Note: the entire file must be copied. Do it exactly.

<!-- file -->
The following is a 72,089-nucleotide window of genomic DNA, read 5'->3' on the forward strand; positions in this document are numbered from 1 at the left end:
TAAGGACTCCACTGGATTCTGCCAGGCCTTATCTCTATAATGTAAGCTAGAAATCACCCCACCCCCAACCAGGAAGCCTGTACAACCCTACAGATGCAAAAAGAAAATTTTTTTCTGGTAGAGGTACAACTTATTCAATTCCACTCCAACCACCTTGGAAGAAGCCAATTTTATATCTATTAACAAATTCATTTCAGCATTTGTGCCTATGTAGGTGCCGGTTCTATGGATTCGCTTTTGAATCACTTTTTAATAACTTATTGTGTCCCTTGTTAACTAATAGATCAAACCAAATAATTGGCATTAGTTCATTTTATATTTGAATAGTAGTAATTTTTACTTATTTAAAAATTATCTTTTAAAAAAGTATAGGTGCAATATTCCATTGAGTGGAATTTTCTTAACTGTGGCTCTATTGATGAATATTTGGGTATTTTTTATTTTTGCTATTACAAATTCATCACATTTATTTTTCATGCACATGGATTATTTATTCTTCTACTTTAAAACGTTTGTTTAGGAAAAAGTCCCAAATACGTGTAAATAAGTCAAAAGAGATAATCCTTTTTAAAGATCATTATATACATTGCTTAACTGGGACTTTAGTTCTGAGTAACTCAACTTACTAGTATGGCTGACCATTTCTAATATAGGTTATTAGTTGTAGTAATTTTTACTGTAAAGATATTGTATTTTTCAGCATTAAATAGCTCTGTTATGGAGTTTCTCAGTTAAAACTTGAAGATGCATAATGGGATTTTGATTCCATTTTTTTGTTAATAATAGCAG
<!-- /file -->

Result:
The following is a 72,089-nucleotide window of genomic DNA, read 5'->3' on the forward strand; positions in this document are numbered from 1 at the left end:
TAAGGACTCCACTGGATTCTGCCAGGCCTTATCTCTATAATGTAAGCTAGAAATCACCCCACCCCCAACCAGGAAGCCTGTACAACCCTACAGATGCAAAAAGAAAATTTTTTTCTGGTAGAGGTACAACTTATTCAATTCCACTCCAACCACCTTGGAAGAAGCCAATTTTATATCTATTAACAAATTCATTTCAGCATTTGTGCCTATGTAGGTGCCGGTTCTATGGATTCGCTTTTGAATCACTTTTTAATAACTTATTGTGTCCCTTGTTAACTAATAGATCAAACCAAATAATTGGCATTAGTTCATTTTATATTTGAATAGTAGTAATTTTTACTTATTTAAAAATTATCTTTTAAAAAAGTATAGGTGCAATATTCCATTGAGTGGAATTTTCTTAACTGTGGCTCTATTGATGAATATTTGGGTATTTTTTATTTTTGCTATTACAAATTCATCACATTTATTTTTCATGCACATGGATTATTTATTCTTCTACTTTAAAACGTTTGTTTAGGAAAAAGTCCCAAATACGTGTAAATAAGTCAAAAGAGATAATCCTTTTTAAAGATCATTATATACATTGCTTAACTGGGACTTTAGTTCTGAGTAACTCAACTTACTAGTATGGCTGACCATTTCTAATATAGGTTATTAGTTGTAGTAATTTTTACTGTAAAGATATTGTATTTTTCAGCATTAAATAGCTCTGTTATGGAGTTTCTCAGTTAAAACTTGAAGATGCATAATGGGATTTTGATTCCATTTTTTTGTTAATAATAGCAG